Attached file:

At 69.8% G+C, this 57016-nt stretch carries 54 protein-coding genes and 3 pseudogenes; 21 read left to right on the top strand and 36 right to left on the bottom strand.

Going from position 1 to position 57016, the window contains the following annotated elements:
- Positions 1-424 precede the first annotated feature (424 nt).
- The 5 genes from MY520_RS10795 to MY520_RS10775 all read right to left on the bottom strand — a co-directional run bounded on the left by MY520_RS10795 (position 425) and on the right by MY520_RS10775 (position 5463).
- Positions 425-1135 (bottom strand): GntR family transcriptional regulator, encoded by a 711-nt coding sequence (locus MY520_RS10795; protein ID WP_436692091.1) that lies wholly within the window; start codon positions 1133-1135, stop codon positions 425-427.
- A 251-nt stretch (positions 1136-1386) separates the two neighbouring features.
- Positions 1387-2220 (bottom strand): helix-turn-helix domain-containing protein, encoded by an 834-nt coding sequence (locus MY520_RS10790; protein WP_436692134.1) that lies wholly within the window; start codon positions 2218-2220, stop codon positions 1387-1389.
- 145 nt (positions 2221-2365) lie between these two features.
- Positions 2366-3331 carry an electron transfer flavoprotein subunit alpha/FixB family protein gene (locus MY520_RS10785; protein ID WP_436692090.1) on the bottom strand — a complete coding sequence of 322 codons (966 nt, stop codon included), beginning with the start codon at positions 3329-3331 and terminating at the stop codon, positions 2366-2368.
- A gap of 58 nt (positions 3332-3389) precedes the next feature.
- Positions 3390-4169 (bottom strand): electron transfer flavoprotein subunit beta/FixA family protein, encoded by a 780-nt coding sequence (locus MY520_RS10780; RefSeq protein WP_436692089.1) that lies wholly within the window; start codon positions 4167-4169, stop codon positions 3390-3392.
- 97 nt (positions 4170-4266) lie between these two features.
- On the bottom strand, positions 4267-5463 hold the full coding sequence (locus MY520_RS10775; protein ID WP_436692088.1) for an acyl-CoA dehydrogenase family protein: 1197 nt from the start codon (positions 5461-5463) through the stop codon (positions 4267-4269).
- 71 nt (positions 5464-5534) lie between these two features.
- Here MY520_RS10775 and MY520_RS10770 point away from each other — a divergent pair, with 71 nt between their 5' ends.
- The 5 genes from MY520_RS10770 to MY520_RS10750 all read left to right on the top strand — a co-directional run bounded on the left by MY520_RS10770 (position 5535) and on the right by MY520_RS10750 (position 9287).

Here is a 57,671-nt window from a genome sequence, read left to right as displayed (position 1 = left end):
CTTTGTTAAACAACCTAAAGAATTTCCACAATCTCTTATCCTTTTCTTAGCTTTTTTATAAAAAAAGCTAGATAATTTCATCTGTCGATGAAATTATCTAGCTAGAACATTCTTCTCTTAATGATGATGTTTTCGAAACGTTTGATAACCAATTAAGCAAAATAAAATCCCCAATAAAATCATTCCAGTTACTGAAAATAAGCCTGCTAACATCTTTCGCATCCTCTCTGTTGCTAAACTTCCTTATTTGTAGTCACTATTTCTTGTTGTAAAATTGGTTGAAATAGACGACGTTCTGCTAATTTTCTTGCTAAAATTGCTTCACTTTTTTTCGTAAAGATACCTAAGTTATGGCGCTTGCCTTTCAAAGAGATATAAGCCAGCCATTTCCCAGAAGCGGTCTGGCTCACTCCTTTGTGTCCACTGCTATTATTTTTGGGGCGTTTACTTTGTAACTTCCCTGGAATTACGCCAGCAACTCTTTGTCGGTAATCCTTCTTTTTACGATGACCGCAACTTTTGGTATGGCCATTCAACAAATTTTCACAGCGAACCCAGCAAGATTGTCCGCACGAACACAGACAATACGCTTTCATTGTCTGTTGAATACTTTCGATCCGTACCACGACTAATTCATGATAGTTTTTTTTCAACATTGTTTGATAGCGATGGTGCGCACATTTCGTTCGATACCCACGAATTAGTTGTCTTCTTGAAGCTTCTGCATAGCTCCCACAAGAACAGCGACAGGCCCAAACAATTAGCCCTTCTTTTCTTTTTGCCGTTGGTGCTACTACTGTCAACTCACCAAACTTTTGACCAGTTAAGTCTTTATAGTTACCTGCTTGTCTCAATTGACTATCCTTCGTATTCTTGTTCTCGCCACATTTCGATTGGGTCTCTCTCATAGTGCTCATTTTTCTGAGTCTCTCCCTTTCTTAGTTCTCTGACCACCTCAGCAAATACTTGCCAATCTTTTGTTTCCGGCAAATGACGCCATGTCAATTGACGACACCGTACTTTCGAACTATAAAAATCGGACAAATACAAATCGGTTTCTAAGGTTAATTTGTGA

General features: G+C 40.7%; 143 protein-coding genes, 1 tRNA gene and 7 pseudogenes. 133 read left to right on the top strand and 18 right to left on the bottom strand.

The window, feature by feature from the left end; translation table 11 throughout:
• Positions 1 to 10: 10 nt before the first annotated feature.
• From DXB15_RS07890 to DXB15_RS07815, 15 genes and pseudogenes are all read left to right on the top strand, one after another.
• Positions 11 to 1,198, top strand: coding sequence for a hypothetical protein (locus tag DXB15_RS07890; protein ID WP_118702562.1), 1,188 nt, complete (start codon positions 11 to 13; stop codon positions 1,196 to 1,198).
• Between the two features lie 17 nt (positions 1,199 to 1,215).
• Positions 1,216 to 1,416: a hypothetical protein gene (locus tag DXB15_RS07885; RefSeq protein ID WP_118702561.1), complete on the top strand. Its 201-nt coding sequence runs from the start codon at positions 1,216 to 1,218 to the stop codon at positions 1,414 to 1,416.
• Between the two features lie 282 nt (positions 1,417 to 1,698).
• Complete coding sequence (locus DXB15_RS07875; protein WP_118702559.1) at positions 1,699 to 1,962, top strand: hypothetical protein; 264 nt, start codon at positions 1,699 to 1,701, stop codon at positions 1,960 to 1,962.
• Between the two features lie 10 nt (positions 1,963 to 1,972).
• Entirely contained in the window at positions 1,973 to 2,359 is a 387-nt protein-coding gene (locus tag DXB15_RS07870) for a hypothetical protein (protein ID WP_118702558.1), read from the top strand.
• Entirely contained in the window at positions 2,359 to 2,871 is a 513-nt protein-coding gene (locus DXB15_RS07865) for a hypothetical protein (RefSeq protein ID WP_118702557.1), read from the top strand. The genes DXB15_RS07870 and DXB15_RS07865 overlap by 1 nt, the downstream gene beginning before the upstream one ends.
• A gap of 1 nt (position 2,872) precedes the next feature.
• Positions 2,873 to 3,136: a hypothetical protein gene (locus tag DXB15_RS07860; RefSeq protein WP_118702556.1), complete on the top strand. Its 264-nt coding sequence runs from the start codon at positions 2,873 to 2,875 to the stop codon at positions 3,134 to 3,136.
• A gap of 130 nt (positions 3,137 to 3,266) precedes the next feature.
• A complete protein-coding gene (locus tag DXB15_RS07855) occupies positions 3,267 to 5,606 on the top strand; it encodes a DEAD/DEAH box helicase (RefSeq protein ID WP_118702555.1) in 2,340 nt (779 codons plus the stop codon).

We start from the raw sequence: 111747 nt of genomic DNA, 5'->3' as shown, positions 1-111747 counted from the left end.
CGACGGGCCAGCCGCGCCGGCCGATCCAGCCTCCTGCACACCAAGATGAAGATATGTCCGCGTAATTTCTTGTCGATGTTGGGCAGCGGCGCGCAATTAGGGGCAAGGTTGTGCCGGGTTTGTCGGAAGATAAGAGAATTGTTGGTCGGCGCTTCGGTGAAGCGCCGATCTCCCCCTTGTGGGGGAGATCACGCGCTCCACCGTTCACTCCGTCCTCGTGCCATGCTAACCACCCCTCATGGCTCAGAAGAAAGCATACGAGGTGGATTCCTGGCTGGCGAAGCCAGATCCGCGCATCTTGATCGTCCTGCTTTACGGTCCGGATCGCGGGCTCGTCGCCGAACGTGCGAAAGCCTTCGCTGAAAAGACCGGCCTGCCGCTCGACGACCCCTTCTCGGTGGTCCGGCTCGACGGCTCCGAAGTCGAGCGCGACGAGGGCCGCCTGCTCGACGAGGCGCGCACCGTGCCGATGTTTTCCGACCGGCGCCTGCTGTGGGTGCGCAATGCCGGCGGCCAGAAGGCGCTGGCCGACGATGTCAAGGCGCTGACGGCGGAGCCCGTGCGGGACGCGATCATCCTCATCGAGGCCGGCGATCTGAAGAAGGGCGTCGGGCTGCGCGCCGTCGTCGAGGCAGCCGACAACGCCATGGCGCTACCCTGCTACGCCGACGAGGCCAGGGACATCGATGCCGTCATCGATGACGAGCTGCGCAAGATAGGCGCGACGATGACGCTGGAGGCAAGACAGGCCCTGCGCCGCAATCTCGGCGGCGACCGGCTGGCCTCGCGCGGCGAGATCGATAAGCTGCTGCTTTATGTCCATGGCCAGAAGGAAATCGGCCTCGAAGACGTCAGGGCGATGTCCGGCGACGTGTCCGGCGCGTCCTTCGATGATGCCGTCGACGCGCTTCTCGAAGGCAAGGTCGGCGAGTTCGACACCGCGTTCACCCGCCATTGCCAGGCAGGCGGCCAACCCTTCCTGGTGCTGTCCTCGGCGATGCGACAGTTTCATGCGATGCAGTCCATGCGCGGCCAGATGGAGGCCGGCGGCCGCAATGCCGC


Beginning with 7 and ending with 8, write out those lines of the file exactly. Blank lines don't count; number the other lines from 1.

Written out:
- Positions 1387-2220 (bottom strand): helix-turn-helix domain-containing protein, encoded by an 834-nt coding sequence (locus MY520_RS10790; protein WP_436692134.1) that lies wholly within the window; start codon positions 2218-2220, stop codon positions 1387-1389.
- 145 nt (positions 2221-2365) lie between these two features.